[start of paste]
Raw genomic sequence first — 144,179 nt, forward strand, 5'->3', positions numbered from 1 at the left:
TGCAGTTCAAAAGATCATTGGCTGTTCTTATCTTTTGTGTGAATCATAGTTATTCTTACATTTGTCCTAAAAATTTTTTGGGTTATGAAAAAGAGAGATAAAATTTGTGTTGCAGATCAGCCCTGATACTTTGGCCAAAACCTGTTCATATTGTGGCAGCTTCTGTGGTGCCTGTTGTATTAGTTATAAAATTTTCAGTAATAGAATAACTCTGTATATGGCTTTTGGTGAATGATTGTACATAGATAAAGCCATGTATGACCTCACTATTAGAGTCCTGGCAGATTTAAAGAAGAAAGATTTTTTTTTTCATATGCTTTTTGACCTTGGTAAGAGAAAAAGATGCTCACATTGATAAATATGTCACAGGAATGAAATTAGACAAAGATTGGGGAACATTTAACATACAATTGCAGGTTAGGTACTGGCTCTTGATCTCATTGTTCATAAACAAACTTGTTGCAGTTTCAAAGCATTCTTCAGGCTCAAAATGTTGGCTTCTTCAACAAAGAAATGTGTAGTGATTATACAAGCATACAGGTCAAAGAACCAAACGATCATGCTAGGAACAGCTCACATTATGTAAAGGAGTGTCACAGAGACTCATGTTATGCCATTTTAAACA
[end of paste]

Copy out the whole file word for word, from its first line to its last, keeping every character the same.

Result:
Raw genomic sequence first — 144,179 nt, forward strand, 5'->3', positions numbered from 1 at the left:
TGCAGTTCAAAAGATCATTGGCTGTTCTTATCTTTTGTGTGAATCATAGTTATTCTTACATTTGTCCTAAAAATTTTTTGGGTTATGAAAAAGAGAGATAAAATTTGTGTTGCAGATCAGCCCTGATACTTTGGCCAAAACCTGTTCATATTGTGGCAGCTTCTGTGGTGCCTGTTGTATTAGTTATAAAATTTTCAGTAATAGAATAACTCTGTATATGGCTTTTGGTGAATGATTGTACATAGATAAAGCCATGTATGACCTCACTATTAGAGTCCTGGCAGATTTAAAGAAGAAAGATTTTTTTTTTCATATGCTTTTTGACCTTGGTAAGAGAAAAAGATGCTCACATTGATAAATATGTCACAGGAATGAAATTAGACAAAGATTGGGGAACATTTAACATACAATTGCAGGTTAGGTACTGGCTCTTGATCTCATTGTTCATAAACAAACTTGTTGCAGTTTCAAAGCATTCTTCAGGCTCAAAATGTTGGCTTCTTCAACAAAGAAATGTGTAGTGATTATACAAGCATACAGGTCAAAGAACCAAACGATCATGCTAGGAACAGCTCACATTATGTAAAGGAGTGTCACAGAGACTCATGTTATGCCATTTTAAACA